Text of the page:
Sometimes, it’s all about the butter.
Gardiner C. Criswell donated this butter mold, along with a host of similar prints from her husband’s large collection, to the State Museum of Pennsylvania. Made of maple wood, this mold bears the hand-carved image of a cow. This print is a wonderful example of an everyday object that played an integral role in dairy farming of the past, said CAP curator Rachel Lovelace-Portal .
During the 18th and 19th centuries, dairy farmers used prints and molds to decorate their butter. Each farmer used a different print that was specific to individual farms. Often, shoppers linked quality to a particular butter print. In addition, printed butter sold for more money than the unmarked alternative.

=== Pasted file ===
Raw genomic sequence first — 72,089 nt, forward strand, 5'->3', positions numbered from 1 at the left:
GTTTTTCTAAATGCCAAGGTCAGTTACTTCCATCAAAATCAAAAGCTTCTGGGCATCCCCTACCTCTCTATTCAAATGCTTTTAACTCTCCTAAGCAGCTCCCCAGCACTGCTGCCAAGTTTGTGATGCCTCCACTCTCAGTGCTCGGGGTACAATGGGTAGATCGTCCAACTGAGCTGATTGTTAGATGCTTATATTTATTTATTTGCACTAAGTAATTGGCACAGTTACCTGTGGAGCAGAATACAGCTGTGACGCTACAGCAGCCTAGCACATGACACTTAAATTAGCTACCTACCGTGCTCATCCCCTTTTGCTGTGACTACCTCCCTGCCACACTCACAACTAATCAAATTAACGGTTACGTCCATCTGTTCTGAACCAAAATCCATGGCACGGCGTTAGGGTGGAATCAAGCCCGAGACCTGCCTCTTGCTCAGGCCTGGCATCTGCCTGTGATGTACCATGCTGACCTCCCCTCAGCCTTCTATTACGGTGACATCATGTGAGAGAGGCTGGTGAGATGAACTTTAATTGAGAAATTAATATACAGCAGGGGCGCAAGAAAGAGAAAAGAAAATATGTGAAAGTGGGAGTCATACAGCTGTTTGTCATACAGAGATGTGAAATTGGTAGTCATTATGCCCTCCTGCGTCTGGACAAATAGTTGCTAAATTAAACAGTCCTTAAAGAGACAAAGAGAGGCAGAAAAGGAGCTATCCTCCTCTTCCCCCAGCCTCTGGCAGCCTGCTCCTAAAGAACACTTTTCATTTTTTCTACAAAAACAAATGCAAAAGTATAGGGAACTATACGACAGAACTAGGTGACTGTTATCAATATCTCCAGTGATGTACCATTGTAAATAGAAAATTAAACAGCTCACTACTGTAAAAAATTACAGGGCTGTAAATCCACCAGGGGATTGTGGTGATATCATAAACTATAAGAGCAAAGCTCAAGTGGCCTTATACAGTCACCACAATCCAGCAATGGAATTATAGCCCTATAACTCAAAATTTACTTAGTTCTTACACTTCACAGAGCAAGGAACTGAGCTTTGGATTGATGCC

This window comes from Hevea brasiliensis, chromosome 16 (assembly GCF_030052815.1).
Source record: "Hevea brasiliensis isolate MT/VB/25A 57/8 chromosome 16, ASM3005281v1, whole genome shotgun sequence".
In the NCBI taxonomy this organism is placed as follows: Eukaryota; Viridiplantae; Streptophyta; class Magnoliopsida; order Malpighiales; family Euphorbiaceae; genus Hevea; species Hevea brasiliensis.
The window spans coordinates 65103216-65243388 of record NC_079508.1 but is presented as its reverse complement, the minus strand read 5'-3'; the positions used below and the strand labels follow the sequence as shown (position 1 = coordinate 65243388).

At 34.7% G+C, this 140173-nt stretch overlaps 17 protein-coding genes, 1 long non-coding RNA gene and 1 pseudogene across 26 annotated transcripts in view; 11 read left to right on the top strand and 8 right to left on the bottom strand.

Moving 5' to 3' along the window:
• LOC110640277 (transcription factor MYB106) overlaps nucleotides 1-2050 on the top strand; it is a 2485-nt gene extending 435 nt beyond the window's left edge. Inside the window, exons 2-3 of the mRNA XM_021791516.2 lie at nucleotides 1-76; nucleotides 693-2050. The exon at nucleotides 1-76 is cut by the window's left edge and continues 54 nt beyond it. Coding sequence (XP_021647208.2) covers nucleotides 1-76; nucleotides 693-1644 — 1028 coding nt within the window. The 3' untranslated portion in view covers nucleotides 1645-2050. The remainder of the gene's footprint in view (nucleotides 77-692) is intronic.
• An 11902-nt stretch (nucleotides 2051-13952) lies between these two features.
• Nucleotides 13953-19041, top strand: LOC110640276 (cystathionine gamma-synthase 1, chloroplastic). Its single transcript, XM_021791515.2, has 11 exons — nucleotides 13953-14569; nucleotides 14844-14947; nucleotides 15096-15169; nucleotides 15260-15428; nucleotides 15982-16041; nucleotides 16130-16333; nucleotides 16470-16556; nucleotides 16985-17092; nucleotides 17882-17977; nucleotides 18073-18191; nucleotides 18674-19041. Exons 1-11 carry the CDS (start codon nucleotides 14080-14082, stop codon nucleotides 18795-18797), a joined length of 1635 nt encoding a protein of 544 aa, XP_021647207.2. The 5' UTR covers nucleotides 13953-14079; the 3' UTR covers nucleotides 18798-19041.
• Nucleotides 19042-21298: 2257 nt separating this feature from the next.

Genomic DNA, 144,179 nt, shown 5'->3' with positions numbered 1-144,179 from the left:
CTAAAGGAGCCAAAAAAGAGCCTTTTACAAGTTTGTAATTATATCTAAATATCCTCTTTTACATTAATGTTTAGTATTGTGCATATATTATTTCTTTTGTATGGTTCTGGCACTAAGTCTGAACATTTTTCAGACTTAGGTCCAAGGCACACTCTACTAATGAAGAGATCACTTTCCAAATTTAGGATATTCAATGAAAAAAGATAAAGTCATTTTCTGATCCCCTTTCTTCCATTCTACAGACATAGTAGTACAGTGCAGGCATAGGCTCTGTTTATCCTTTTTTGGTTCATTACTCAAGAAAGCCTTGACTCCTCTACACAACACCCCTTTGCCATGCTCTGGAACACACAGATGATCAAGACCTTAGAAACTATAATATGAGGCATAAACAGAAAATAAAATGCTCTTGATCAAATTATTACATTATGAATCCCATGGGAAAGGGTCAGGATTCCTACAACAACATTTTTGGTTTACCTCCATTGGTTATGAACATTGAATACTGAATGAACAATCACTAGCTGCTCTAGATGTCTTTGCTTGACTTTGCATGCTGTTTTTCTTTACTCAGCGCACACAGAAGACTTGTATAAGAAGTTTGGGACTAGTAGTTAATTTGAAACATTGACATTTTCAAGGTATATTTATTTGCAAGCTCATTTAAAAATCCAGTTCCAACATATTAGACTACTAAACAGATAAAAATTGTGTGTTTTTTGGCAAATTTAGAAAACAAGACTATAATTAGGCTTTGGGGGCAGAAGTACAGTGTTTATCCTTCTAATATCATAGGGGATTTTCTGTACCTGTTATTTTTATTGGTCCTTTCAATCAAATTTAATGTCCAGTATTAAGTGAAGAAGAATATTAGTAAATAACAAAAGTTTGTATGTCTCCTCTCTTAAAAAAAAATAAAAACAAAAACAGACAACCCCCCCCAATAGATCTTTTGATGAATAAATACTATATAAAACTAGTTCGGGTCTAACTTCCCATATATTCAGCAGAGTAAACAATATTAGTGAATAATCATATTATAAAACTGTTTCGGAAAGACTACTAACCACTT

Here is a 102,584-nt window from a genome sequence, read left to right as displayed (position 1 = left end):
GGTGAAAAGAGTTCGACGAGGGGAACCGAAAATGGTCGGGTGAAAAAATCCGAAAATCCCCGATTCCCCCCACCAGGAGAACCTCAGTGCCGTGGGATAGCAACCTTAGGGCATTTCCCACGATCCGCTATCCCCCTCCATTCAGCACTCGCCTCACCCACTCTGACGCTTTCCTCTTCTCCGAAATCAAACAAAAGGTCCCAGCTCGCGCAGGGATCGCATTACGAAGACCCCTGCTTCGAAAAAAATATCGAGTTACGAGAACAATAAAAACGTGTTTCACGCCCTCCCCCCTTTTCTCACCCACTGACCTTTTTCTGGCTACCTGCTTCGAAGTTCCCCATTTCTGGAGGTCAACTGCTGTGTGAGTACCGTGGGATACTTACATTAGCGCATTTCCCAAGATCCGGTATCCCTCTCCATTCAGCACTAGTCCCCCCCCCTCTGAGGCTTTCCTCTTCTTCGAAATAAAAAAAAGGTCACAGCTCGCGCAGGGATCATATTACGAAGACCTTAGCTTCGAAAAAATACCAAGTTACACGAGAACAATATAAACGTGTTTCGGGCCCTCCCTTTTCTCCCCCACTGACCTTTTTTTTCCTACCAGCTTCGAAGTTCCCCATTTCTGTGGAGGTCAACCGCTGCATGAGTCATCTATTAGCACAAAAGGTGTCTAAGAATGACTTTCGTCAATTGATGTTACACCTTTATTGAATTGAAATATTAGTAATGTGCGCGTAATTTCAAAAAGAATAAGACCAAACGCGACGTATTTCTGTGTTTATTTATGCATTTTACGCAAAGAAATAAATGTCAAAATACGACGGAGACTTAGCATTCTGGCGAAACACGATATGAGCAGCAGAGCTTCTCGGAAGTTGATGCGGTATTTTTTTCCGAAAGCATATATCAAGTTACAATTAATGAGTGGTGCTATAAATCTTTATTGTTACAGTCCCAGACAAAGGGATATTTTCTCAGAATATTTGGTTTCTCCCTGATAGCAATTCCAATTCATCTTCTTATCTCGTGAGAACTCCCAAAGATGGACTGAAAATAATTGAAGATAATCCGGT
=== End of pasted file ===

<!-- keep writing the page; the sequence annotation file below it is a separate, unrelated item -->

Aside from brand identification, butter molds and prints afforded a creative outlet for farmers and craftsmen in the Pennsylvania farming community, Lovelace-Portal said.
Initially, prints were crafted by farmers and wood carvers on the farm. They carved the prints by hand from boards or blocks of wood. Beginning in the early 1800s, craftsmen began producing a wide variety of prints. During this period, prints were often made using a lathe . Later, the craftsman would hand carve the design.
Pennsylvania German butter print patterns usually bear motifs inspired by nature, the most popular being the tulip. However, birds and farm animals often appear as well.
About Pennsylvania Treasures:
In early 2012, The Pennsylvania Historical and Museum Commission launched the Collections Advancement Project (CAP), a program to inventory and catalog our vast and significant holdings of art and artifacts. These efforts are resulting in better stewardship of our collections which represent Pennsylvania arts, culture, history, sciences, business and agriculture. As a component of the project, CAP curators have researched rarely exhibited artifacts and works of art. We are sharing these Pennsylvania Treasures with the public through weekly updates.